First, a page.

Here's an ambiguous contextfree grammar for this language:
Exp  $\longrightarrow$  Exp plus Exp  Exp minus Exp  Exp times Exp  Exp divide Exp 
  Exp pow Exp  lparen Exp rparen  intlit 
First, we'll modify the grammar so that parse trees correctly reflect the fact that addition and subtraction have the same, lowest precedence; multiplication and division have the same, middle precedence; and exponentiation has the highest precedence:
exp  →  exp PLUS exp   exp MINUS exp   term 
term  →  term TIMES term   term DIVIDE term   factor 
factor  →  factor POW factor   exponent  
exponent  →  INTLITERAL   LPAREN exp RPAREN 
This grammar is still ambiguous; it does not yet reflect the associativities of the operators. So next we'll modify the grammar so that parse trees correctly reflect the fact that all of the operators except exponentiation are left associative (and exponentiation is right associative; e.g., 2**3**4 is equivalent to: 2**(3**4)):
exp  → exp PLUS term   exp MINUS term   term 
term  → term TIMES factor   term DIVIDE factor   factor 
factor  → exponent POW factor   exponent  
exponent  → INTLITERAL   LPAREN exp RPAREN 
Finally, we'll modify the grammar by adding a unary operator, unary minus, which has the highest precedence of all (e.g., 3**4 is equivalent to: (3)**4, not to (3**4). Note that the notion of associativity does not apply to unary operators, since associativity only comes into play in an expression of the form: x op y op z.
exp  → exp PLUS term   exp MINUS term   term 
term  → term TIMES factor   term DIVIDE factor   factor 
factor  → exponent POW factor   exponent  
exponent  → MINUS exponent   final  
final  → INTLITERAL   LPAREN exp RPAREN 
Below is the grammar we used earlier for the language of boolean expressions, with two possible operands: true and false, and three possible operators: and, or, not:
BExp$\;\longrightarrow\;$false
BExp $\;\longrightarrow\;$ BExp or BExp
BExp $\;\longrightarrow\;$ BExp and BExp
BExp $\;\longrightarrow\;$ not BExp
BExp $\;\longrightarrow\;$ lparen BExp rparen
Question 1: Add nonterminals so that or has lowest precedence, then and, then not. Then change the grammar to reflect the fact that both and and or are left associative.
Question 2:
Draw a parse tree (using your final grammar for Question 1)
for the expression: true and not true
.
Another kind of grammar that you will often need to write is a grammar that defines a list of something. There are several common forms. For each form given below, we provide three different grammars that define the specified list language.
A Grammar for a Programming Language
Using CFGs for programming language syntax has the notational advantage that the problem can be broken down into pieces. For example, let us begin sketching out a simple scripting language, that starts with productions for some toplevel nonterminals:
Program  $\longrightarrow$  FunctionList 
FunctionList  $\longrightarrow$  Function  Function FunctionList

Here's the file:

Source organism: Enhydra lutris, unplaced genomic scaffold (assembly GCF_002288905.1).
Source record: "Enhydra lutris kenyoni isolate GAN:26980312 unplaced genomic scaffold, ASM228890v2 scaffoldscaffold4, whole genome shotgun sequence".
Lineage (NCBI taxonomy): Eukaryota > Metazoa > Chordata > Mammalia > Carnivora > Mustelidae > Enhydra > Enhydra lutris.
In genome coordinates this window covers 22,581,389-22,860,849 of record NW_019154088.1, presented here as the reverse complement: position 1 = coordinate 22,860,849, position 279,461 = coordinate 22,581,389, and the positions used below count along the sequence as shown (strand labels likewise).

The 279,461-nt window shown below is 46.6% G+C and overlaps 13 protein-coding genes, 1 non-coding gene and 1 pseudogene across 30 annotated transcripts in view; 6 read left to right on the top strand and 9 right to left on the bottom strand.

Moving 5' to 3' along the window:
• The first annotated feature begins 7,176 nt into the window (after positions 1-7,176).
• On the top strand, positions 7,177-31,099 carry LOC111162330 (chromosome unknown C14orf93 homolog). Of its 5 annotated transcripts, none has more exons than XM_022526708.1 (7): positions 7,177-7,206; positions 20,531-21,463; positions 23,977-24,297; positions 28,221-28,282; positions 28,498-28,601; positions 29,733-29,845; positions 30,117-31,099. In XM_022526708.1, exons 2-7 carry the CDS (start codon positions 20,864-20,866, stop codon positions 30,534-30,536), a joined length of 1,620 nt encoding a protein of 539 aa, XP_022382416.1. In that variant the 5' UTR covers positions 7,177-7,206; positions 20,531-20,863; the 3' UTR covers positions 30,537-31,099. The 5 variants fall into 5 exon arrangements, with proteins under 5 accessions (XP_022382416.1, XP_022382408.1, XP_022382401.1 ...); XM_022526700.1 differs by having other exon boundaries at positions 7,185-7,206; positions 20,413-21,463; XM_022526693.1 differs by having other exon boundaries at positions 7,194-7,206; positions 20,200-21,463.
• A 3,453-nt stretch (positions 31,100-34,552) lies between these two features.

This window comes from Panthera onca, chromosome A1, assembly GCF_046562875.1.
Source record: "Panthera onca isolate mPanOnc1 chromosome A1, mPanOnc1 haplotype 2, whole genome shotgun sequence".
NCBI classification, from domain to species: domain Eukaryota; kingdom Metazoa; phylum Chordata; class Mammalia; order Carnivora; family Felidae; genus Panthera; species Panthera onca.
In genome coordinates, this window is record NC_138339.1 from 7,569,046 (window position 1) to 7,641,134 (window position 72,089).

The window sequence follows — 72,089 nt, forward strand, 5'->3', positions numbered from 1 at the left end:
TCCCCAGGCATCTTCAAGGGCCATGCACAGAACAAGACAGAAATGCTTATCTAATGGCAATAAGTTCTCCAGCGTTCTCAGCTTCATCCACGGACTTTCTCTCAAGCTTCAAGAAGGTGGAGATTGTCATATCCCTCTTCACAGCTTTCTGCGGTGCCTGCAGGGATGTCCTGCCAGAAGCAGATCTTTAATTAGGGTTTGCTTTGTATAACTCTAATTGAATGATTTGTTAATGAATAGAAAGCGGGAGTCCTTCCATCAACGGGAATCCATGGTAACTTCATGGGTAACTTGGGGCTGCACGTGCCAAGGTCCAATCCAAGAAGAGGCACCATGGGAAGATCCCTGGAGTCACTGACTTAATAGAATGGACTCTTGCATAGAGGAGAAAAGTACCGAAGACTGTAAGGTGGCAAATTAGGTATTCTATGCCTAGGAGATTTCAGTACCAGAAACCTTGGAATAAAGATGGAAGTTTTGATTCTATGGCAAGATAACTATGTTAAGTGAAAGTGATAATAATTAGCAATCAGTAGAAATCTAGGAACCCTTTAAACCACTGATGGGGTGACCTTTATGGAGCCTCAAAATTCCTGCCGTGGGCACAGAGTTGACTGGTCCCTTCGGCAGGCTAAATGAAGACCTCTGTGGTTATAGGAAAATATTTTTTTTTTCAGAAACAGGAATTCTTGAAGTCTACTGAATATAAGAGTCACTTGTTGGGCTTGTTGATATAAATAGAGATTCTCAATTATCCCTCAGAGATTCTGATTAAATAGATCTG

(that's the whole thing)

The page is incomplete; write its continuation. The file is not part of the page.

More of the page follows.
With these three productions, the basic shape of the program is already taking form, and some important constraints are put in place:
We can now move on to specifying the syntax of a function: A Function is the word "function", optionally preceded by the word "public", followed by an identifier (signifying the name of the function), followed by an open curly brace, followed by the function body, followed by a closing curly brace:
Function  $\longrightarrow$  public function id lcurly FunctionBody rcurly 
  function id lcurly FunctionBody rcurly 
Note that the above definition is hardly unique. Consider this alternative, but equivalent, definition for a function:
Function  $\longrightarrow$  Access function id lcurly FunctionBody rcurly 
Access  $\longrightarrow$  public  $\varepsilon$ 
Note that the syntax of the language does not provide a list of arguments that the function takes (many popular programming languages expect that a function has a set of parenthesis before the function body).
A function body is a list of zero or more statements:
FunctionBody  $\longrightarrow$  $\varepsilon$ 
  StatementList  
StatementList  $\longrightarrow$  Statement 
  Statement StatementList 
From here, we can define various statement types, and so on.
A benefit of the ContextFree Grammar is that a "subgrammar" can be plugged in to allow complex parse trees to be grown at the nonterminal at which they are rooted. For example, we could allow the rule:
Statement  $\longrightarrow$  id equals Exp 
(where equals is the symbol =, used here for assignment)
This grammar can then make use of the expression grammar that we defined above to build parse trees with arbitrarily complex mathematical expressions on the right hand side of an assignment statement.
SummaryTo understand how a parser works, we start by understanding contextfree grammars, which are used to define the language recognized by the parser. Important terminology includes:
Two common kinds of grammars are grammars for expression languages, and grammar for lists. It is important to know how to write a grammar for an expression language that expresses operator precedence and associativity. It is also important to know how to write grammars for both nonempty and possibly empty lists, and for lists both with and without separators and terminators.